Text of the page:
We have a lot to do before our year starts. We are still unpacking and organizing the house, trying to create space to live and breathe, in addition to setting up a classroom of sorts. I’m collecting a host of supplies and preparing lessons and learning a few new skills, like the Waldorf style of chalk drawing and how to play the pentatonic flute. I’m nervous and I’m sure there will be a decent number of chaotic moments along the way, but it feels like the right decision for now.

That’s what this is, a for-now decision, not a forever one. If it’s not working well, we’ll do something different. We have made connections with the Waldorf school here – Aria attended summer camp there – and we plan to attend many of the community events they offer, both for support for our home lessons and choices and to build relationships. Hopefully we’ll occasionally visit our old school as well. In the meantime, though, we’ll be home so much more – we’ll get more time together, healthier breakfasts (crockpot oatmeal will be a possibility!), much less time in the car, fun activities, and we’ll have more residual income, while still following the Waldorf philosophies we have come to hold dear.

We are embarking on a new adventure here at home, one that will hopefully bring us closer together, allow us more choices, and help to move our family a bit farther in the direction we are trying to go. I’m looking forward to it.

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11 thoughts on “Deciding to Homeschool

  1. Homeschooling is soooo forgiving and flexible. Give yourself the first year as a learning curve. Peaceful homeschooling is out there waiting for you, it’s a matter of finding what works for you, for your children and then realizing their needs and yours are constantly changing, so flexibility is key.

    So many amazing doors opened up I didn’t realize would be there for us when we decided to homeschool. Each year I realize more and more how crazy we were when we paid tuition for the earth friendly private school, drove several miles each day to go to the said greatest school, all the convenient unhealthy food choices in the car, all the sitting and waiting in the car, the stress levels in both the parents and children, etc…the dynamics of our family became so crazy at that time, we didn’t even realize it, until we started homeschooling and looked back! Hind sight is always 20/20.

    Homeschooling really actually ended up saving us from ourselves. Once we started homeschooling we found a sense of family peace I could not describe. To try to would be to attempt explaning pregnancy feelings to someone that has never had a child. Simply impossible. We are HUGE advocates for doing what’s right for your children, and for us it is HOMESCHOOLING! So glad you are embarking on this adventure! πŸ™‚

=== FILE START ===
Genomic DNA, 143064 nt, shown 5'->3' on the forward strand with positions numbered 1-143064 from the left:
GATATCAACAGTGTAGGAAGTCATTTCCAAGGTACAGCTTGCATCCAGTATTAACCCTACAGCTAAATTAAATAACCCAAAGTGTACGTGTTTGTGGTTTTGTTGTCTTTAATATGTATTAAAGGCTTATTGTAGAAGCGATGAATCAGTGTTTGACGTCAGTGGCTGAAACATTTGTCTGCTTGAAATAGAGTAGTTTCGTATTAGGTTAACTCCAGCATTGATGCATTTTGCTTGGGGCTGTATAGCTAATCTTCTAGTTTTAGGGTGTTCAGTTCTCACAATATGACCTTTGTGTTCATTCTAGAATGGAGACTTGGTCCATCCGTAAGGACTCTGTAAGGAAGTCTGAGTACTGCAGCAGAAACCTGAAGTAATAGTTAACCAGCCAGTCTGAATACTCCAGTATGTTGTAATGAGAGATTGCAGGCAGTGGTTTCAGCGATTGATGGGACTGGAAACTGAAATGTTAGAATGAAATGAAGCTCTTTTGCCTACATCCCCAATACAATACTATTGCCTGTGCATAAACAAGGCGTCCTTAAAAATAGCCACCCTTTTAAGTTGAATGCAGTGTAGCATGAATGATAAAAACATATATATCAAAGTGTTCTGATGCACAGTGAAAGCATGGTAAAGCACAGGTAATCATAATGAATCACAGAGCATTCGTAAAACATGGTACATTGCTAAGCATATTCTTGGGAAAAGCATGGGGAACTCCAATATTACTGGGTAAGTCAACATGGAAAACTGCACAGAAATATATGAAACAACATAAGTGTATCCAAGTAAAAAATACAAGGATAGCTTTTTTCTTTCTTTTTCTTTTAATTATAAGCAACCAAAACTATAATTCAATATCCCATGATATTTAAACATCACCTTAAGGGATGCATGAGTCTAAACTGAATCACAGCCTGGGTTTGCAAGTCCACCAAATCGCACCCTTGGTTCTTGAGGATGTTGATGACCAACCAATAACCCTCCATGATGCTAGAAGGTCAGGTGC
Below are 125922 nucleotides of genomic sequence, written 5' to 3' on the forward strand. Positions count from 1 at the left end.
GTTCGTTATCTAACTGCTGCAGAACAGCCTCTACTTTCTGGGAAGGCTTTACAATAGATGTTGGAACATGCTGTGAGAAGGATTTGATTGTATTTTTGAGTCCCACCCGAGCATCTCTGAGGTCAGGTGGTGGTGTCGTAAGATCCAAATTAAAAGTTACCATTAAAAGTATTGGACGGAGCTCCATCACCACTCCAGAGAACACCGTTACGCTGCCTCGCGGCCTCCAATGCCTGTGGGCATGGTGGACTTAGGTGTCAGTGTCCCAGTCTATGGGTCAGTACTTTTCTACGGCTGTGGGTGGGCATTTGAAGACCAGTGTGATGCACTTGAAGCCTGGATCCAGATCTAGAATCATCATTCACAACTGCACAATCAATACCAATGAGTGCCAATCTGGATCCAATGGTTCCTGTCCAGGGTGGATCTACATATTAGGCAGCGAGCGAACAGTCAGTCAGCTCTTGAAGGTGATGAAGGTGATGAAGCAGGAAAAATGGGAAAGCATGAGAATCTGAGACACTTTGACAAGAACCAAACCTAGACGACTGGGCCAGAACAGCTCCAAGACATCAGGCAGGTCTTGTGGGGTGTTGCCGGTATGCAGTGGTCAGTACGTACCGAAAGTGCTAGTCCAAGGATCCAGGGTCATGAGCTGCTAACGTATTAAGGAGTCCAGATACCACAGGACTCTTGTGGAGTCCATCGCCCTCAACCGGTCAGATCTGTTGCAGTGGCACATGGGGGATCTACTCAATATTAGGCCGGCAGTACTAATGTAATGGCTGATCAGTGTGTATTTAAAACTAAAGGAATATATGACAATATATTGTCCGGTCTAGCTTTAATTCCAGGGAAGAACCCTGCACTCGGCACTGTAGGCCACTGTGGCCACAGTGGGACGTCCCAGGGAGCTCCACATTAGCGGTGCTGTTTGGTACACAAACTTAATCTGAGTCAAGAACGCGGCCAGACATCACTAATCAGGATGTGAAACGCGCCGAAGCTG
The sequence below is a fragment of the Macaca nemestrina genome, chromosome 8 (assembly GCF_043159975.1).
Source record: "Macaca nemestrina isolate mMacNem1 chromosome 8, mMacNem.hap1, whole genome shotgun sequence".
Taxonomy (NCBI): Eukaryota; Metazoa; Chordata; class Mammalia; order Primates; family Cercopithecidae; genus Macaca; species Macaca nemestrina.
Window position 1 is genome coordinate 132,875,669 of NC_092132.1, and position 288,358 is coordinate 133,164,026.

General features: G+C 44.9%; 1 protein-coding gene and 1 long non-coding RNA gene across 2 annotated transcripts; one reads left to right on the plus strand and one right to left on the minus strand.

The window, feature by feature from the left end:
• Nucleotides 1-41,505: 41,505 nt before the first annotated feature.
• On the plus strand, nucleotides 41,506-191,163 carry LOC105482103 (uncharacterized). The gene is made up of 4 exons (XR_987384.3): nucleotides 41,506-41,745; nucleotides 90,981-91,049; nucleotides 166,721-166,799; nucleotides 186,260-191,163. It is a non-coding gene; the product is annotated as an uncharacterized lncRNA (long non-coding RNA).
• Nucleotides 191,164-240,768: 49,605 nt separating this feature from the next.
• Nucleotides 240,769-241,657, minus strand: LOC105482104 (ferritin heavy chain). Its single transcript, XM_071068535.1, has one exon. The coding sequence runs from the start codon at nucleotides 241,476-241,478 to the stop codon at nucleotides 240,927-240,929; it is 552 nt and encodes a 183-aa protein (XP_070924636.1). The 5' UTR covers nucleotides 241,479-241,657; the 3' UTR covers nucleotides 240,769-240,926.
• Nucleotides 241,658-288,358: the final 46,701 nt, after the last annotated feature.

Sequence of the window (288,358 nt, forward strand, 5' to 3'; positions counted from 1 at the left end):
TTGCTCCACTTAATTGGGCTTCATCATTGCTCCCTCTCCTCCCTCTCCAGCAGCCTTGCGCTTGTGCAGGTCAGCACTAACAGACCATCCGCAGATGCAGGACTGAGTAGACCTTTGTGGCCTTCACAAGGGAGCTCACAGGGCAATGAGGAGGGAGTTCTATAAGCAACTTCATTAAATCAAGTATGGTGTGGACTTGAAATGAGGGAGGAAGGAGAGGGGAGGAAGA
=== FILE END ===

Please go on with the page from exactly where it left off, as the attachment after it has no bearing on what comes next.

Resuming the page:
1. Please do check out http://www.hecticpeace.com I did a summer documentation of our week of relaxed schooling, so scroll down a bit if you want to find that..I plan to do another week in the life of a relaxed homeschooler documenting of our days in photos this winter. In the mean time it’s just short blips of our days here and there. My biggest tip is when frustration happens for you or the kids, take a break and come back to it fresh another time, or switch up what you’re doing. There are no rules on how you accomplish their education, but we are so brainwashed from our own experiences its hard to think outside of the box at times. Learning and education come in many many many different ways. Enjoy the process. πŸ™‚ your kids are so lucky!

      2. I read a bit this morning. Love your post on Strewing. I need to do that more…I’ll often set up toys in new ways but don’t often do art supplies. Thanks for the inspiration!

      3. My kids are actually on day five of playing in the sloppy sand box sooo more strewing is happen outside today…clay…paints…moon sand…slime…are all fun outside things to strew πŸ™‚

  2. I applaude your decision to homeschool. My suggestion is to plan, plan, plan and remember that your plans are made to be broken. While planning is important-you need a plan to know where you are going, be flexible enough to allow interruptions to not deter you. Kids get sick, emergencies occur, in other words, life happens. Enjoy your time with your children. I homeschooled both of mine from pre-school through high school and do not regret it.